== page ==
The “Aliyah Bet” seamen operated ships that ferried Holocaust survivors from the displaced persons camps of Europe to then-Palestine shortly after World War II.
Aliyah Bet was the name given to the operation run by the Haganah, the Jewish paramilitary organization that transported the refugees to the future state of Israel. Of the fewer than 250 volunteers from North America, most had served in the U.S. Merchant Marine or U.S. Navy during the war. The majority were Jewish and American.
As many as 120 vessels—purchased and refurbished in secrecy—were used in the operation. In order to make their way to Palestine, they had to run the British blockade. It has been estimated that approximately half of them were intercepted, and the captured refugees were sent to internment camps on Cyprus, Germany and Palestine.
Marvin “Bucky” Bacaner, a native of Chicago, served in the U.S. Merchant Marine in World War II and was recruited to be an Aliyah Bet seaman. Bacanar was interviewed by writer Bruce H. Wolk for B’nai B’rith Magazine.
BBM: Where did your love of the sea originate?
Marvin Bacaner: I was initially trained to be a marine engineering officer at the Merchant Marine Academy at Kings Point, on Long Island, New York.
BBM: And your love of Israel?
MB: I grew up in the Habonim movement (a youth Zionist movement), and, from the age of 10, I was a passionate Zionist.
BBM: How did you first come to learn about the need for Aliyah Bet seamen?
MB: After the war was over I was a professional seaman and I was still sailing. I had signed on as chief engineer on a ship heading to Antwerp, Belgium. One day while I was on shore leave. I saw a British captain who was wearing kilts. He wore a Star of David arm patch. I asked the officer, “Why do have a Star of David?” He said he was a member of the Jewish Brigade (a unit of the British army that included many Jews from Palestine). I told him I had been a Zionist all my life and never heard of the Jewish Brigade. He invited me to come back to the barracks with him, and a few of us sat around a table drinking coffee. … They were looking for volunteers to bring Jewish Holocaust survivors to embarkation ports in Italy and France and then take them through the British blockade to Palestine.
When we got back to the States a letter was waiting for me at home from my Zionist youth leader. I called him, and he said, “Bucky, don’t sign onto to a new ship. Come and talk to me first.” The Jewish Agency had just bought two Canadian corvettes (anti-submarine ships that escorted convoys across the Atlantic to protect them from German submarines).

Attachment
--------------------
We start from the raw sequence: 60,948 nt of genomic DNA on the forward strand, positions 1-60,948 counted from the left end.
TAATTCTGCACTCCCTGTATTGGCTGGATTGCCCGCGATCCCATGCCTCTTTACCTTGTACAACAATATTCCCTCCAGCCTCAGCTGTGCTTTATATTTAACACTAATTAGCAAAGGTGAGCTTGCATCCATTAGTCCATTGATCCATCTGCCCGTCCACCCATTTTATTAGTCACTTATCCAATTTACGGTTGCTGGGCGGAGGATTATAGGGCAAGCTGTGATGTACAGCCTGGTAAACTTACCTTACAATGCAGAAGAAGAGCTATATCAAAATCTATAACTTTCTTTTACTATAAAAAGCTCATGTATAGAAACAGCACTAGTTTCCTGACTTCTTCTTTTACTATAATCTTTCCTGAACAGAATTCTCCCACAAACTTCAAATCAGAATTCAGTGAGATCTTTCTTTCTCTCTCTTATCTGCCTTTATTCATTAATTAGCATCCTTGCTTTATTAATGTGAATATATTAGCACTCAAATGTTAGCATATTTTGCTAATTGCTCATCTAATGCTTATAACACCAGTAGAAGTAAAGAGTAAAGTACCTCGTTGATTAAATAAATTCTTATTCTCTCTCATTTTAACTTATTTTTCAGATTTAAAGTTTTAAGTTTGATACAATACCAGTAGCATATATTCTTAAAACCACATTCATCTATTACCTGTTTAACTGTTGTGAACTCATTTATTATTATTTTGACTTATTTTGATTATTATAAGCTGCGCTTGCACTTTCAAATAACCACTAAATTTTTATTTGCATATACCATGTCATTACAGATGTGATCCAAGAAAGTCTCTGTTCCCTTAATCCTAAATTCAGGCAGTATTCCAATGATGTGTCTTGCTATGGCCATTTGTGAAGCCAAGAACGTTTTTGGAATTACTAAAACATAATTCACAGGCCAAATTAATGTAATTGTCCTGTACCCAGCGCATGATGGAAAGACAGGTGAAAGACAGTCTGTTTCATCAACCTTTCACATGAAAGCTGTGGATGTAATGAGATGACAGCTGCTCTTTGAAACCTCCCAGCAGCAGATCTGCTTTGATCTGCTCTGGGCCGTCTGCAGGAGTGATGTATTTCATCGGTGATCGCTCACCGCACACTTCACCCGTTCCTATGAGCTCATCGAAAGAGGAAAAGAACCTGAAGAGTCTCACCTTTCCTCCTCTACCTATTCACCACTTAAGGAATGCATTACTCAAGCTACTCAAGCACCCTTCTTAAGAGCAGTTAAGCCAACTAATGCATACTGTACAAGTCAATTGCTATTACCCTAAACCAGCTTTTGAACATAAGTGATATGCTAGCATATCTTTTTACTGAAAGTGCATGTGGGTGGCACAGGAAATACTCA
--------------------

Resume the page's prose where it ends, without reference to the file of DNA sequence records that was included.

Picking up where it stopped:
The Haganah was originally smuggling Jews to Palestine in small, often dangerous boats using [paid] crews because big boats were difficult to obtain.
BBM: As an Aliyah Bet marine engineer, what was your role?
MB: We towed the [decommissioned Canadian] ships down from Canada to City Island for rehabilitation. We needed to overhaul all the machinery. I was in charge of supervising the re-conditioning, recruiting personnel and then training the ship’s engineering crew. It was kept very secret. We couldn’t talk about it.
BBM: How did you go about recruiting seamen to work under you?
MB: I went to Hashomer Hatzair (a socialist-Zionist youth movement) and Habonim, where volunteers were training for kibbutz life. I recruited the Hashomer Hatzair volunteers from their Hightstown, N.J., farm, and we also recruited from the Cream Ridge, N.J., Habonim camp. We assembled the crew for the two ships on City Island [in New York].
BBM: You talked of working in secret. How do you keep a ship secret?
MB: As part of the refurbishing process, among other things, we cut off the guns and the torpedo tubes, so that the ships didn’t look like [military vessels].” We were registered under Panamanian registry, and we got licenses from Panama as sailors.
BBM: What was your journey like?
MB: Both ships sailed together to Europe, and then my ship went to Gibraltar. One ship set sail for Sète, France, which was a fishing village where we rescued Jews who were in the displaced person camps. My ship went to Savona, Italy, where we loaded up Holocaust survivors. The name of my ship was the Josiah Wedgwood. We set sail for Palestine, but if we got caught, we carried no papers and our instructions were to disappear into the refugees we took on board.
On June 27, 1946, the British Royal Navy intercepted the Josiah Wedgwood as it reached Haifa. (Wedgwood, for whom Wedgwood china is named, was an 18th century English potter and abolitionist.) Bacaner, his crewmates and 1,257 passengers were taken to an internment camp in Atlit, in what was then still Palestine. They would be slowly released into the population.
After independence, the ship that Bacaner refurbished would become part of the Israeli Navy and was renamed the Hashomer (“The Watchmen”). In 1998, Bacaner was present at a 50th anniversary event for the Aliyah Bet/Machal volunteers. Following the ceremony, an elderly woman and her two daughters approached Bacaner and tearfully thanked him. “I remember you,” said the older woman, a Holocaust survivor whom he had helped transport from the camps to Israel. He realized that everything he had gone through had been well worth the effort.
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